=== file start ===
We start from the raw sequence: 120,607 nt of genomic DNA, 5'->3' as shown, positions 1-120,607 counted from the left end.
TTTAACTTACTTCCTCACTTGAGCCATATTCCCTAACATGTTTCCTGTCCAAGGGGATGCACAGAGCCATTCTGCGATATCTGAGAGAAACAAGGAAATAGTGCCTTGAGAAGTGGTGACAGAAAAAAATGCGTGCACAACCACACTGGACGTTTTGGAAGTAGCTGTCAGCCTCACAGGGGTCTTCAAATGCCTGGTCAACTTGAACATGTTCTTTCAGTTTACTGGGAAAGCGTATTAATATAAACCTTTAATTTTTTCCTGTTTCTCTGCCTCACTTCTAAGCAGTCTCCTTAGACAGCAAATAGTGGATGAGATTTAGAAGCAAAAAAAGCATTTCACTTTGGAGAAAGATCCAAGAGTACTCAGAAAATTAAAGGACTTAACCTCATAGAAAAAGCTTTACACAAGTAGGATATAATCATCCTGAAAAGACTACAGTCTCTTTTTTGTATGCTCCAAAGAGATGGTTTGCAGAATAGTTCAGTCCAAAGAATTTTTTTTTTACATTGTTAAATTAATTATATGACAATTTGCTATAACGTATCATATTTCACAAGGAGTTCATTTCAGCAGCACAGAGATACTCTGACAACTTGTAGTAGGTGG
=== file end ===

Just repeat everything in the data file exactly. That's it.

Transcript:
We start from the raw sequence: 120,607 nt of genomic DNA, 5'->3' as shown, positions 1-120,607 counted from the left end.
TTTAACTTACTTCCTCACTTGAGCCATATTCCCTAACATGTTTCCTGTCCAAGGGGATGCACAGAGCCATTCTGCGATATCTGAGAGAAACAAGGAAATAGTGCCTTGAGAAGTGGTGACAGAAAAAAATGCGTGCACAACCACACTGGACGTTTTGGAAGTAGCTGTCAGCCTCACAGGGGTCTTCAAATGCCTGGTCAACTTGAACATGTTCTTTCAGTTTACTGGGAAAGCGTATTAATATAAACCTTTAATTTTTTCCTGTTTCTCTGCCTCACTTCTAAGCAGTCTCCTTAGACAGCAAATAGTGGATGAGATTTAGAAGCAAAAAAAGCATTTCACTTTGGAGAAAGATCCAAGAGTACTCAGAAAATTAAAGGACTTAACCTCATAGAAAAAGCTTTACACAAGTAGGATATAATCATCCTGAAAAGACTACAGTCTCTTTTTTGTATGCTCCAAAGAGATGGTTTGCAGAATAGTTCAGTCCAAAGAATTTTTTTTTTACATTGTTAAATTAATTATATGACAATTTGCTATAACGTATCATATTTCACAAGGAGTTCATTTCAGCAGCACAGAGATACTCTGACAACTTGTAGTAGGTGG